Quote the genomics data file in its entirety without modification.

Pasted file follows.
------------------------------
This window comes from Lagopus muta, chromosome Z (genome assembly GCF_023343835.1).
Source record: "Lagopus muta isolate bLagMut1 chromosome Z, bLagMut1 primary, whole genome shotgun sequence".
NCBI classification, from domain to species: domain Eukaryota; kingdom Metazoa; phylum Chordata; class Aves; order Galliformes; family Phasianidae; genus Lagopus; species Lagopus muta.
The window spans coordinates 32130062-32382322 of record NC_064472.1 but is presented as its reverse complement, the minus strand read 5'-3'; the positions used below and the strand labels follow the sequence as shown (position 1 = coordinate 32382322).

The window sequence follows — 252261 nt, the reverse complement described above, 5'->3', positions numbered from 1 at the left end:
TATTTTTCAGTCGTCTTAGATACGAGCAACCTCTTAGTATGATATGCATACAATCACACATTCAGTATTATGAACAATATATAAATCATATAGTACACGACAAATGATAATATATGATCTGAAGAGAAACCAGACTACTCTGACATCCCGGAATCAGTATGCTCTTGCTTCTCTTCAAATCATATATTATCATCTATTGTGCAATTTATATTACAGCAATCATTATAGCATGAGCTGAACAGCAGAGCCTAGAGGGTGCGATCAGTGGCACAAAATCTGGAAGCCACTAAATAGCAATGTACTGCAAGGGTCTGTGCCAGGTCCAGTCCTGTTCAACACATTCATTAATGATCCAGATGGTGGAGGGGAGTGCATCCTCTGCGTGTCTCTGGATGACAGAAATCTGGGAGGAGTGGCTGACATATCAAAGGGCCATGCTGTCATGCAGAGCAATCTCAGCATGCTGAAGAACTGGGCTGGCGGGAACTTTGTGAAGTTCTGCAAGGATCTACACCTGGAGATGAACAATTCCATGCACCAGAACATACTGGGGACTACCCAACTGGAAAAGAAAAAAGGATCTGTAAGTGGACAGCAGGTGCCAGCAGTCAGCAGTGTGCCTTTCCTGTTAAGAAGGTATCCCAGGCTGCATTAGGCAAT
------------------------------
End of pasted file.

This window comes from Lagopus muta, chromosome Z (genome assembly GCF_023343835.1).
Source record: "Lagopus muta isolate bLagMut1 chromosome Z, bLagMut1 primary, whole genome shotgun sequence".
NCBI classification, from domain to species: domain Eukaryota; kingdom Metazoa; phylum Chordata; class Aves; order Galliformes; family Phasianidae; genus Lagopus; species Lagopus muta.
The window spans coordinates 32130062-32382322 of record NC_064472.1 but is presented as its reverse complement, the minus strand read 5'-3'; the positions used below and the strand labels follow the sequence as shown (position 1 = coordinate 32382322).

The window sequence follows — 252261 nt, the reverse complement described above, 5'->3', positions numbered from 1 at the left end:
TATTTTTCAGTCGTCTTAGATACGAGCAACCTCTTAGTATGATATGCATACAATCACACATTCAGTATTATGAACAATATATAAATCATATAGTACACGACAAATGATAATATATGATCTGAAGAGAAACCAGACTACTCTGACATCCCGGAATCAGTATGCTCTTGCTTCTCTTCAAATCATATATTATCATCTATTGTGCAATTTATATTACAGCAATCATTATAGCATGAGCTGAACAGCAGAGCCTAGAGGGTGCGATCAGTGGCACAAAATCTGGAAGCCACTAAATAGCAATGTACTGCAAGGGTCTGTGCCAGGTCCAGTCCTGTTCAACACATTCATTAATGATCCAGATGGTGGAGGGGAGTGCATCCTCTGCGTGTCTCTGGATGACAGAAATCTGGGAGGAGTGGCTGACATATCAAAGGGCCATGCTGTCATGCAGAGCAATCTCAGCATGCTGAAGAACTGGGCTGGCGGGAACTTTGTGAAGTTCTGCAAGGATCTACACCTGGAGATGAACAATTCCATGCACCAGAACATACTGGGGACTACCCAACTGGAAAAGAAAAAAGGATCTGTAAGTGGACAGCAGGTGCCAGCAGTCAGCAGTGTGCCTTTCCTGTTAAGAAGGTATCCCAGGCTGCATTAGGCAAT